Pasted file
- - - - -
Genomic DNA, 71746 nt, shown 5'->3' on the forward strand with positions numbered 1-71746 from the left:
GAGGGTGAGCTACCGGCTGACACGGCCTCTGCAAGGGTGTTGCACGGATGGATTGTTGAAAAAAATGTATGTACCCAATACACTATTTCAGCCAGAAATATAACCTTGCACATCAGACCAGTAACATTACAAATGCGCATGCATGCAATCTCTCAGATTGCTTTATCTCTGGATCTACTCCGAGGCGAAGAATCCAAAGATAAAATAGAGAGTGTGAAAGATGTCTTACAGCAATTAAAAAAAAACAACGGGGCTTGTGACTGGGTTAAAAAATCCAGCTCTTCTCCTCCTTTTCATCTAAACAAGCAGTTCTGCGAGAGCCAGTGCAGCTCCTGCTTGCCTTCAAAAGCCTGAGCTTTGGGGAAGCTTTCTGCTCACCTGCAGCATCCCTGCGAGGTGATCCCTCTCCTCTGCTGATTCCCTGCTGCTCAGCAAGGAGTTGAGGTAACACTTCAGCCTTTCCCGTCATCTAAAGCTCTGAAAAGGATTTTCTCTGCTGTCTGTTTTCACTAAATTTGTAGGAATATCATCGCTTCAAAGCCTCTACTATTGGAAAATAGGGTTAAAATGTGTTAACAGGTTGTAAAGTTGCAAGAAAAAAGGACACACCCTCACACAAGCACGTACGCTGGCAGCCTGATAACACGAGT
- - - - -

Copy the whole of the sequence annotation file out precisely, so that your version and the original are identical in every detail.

Genomic DNA, 71746 nt, shown 5'->3' on the forward strand with positions numbered 1-71746 from the left:
GAGGGTGAGCTACCGGCTGACACGGCCTCTGCAAGGGTGTTGCACGGATGGATTGTTGAAAAAAATGTATGTACCCAATACACTATTTCAGCCAGAAATATAACCTTGCACATCAGACCAGTAACATTACAAATGCGCATGCATGCAATCTCTCAGATTGCTTTATCTCTGGATCTACTCCGAGGCGAAGAATCCAAAGATAAAATAGAGAGTGTGAAAGATGTCTTACAGCAATTAAAAAAAAACAACGGGGCTTGTGACTGGGTTAAAAAATCCAGCTCTTCTCCTCCTTTTCATCTAAACAAGCAGTTCTGCGAGAGCCAGTGCAGCTCCTGCTTGCCTTCAAAAGCCTGAGCTTTGGGGAAGCTTTCTGCTCACCTGCAGCATCCCTGCGAGGTGATCCCTCTCCTCTGCTGATTCCCTGCTGCTCAGCAAGGAGTTGAGGTAACACTTCAGCCTTTCCCGTCATCTAAAGCTCTGAAAAGGATTTTCTCTGCTGTCTGTTTTCACTAAATTTGTAGGAATATCATCGCTTCAAAGCCTCTACTATTGGAAAATAGGGTTAAAATGTGTTAACAGGTTGTAAAGTTGCAAGAAAAAAGGACACACCCTCACACAAGCACGTACGCTGGCAGCCTGATAACACGAGT